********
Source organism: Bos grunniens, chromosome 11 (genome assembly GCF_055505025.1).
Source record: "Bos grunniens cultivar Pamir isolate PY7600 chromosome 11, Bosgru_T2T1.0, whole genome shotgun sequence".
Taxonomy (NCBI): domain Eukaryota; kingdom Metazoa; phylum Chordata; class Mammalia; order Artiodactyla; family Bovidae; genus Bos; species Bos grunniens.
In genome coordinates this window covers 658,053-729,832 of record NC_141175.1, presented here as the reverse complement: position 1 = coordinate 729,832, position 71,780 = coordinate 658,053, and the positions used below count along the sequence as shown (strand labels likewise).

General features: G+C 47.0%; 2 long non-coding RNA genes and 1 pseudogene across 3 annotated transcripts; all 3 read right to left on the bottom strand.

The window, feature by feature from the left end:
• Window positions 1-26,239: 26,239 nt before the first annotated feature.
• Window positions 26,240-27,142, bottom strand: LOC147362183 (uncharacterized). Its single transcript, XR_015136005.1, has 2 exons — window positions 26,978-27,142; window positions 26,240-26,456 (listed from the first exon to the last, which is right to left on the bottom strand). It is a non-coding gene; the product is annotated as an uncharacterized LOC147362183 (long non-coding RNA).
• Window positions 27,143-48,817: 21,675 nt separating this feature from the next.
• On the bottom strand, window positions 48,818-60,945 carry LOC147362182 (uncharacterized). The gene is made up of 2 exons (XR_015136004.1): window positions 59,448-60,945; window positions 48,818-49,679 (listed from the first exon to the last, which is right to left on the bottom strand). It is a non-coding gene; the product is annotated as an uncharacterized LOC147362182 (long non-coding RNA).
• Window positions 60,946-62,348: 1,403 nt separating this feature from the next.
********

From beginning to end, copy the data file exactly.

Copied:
Source organism: Bos grunniens, chromosome 11 (genome assembly GCF_055505025.1).
Source record: "Bos grunniens cultivar Pamir isolate PY7600 chromosome 11, Bosgru_T2T1.0, whole genome shotgun sequence".
Taxonomy (NCBI): domain Eukaryota; kingdom Metazoa; phylum Chordata; class Mammalia; order Artiodactyla; family Bovidae; genus Bos; species Bos grunniens.
In genome coordinates this window covers 658,053-729,832 of record NC_141175.1, presented here as the reverse complement: position 1 = coordinate 729,832, position 71,780 = coordinate 658,053, and the positions used below count along the sequence as shown (strand labels likewise).

General features: G+C 47.0%; 2 long non-coding RNA genes and 1 pseudogene across 3 annotated transcripts; all 3 read right to left on the bottom strand.

The window, feature by feature from the left end:
• Window positions 1-26,239: 26,239 nt before the first annotated feature.
• Window positions 26,240-27,142, bottom strand: LOC147362183 (uncharacterized). Its single transcript, XR_015136005.1, has 2 exons — window positions 26,978-27,142; window positions 26,240-26,456 (listed from the first exon to the last, which is right to left on the bottom strand). It is a non-coding gene; the product is annotated as an uncharacterized LOC147362183 (long non-coding RNA).
• Window positions 27,143-48,817: 21,675 nt separating this feature from the next.
• On the bottom strand, window positions 48,818-60,945 carry LOC147362182 (uncharacterized). The gene is made up of 2 exons (XR_015136004.1): window positions 59,448-60,945; window positions 48,818-49,679 (listed from the first exon to the last, which is right to left on the bottom strand). It is a non-coding gene; the product is annotated as an uncharacterized LOC147362182 (long non-coding RNA).
• Window positions 60,946-62,348: 1,403 nt separating this feature from the next.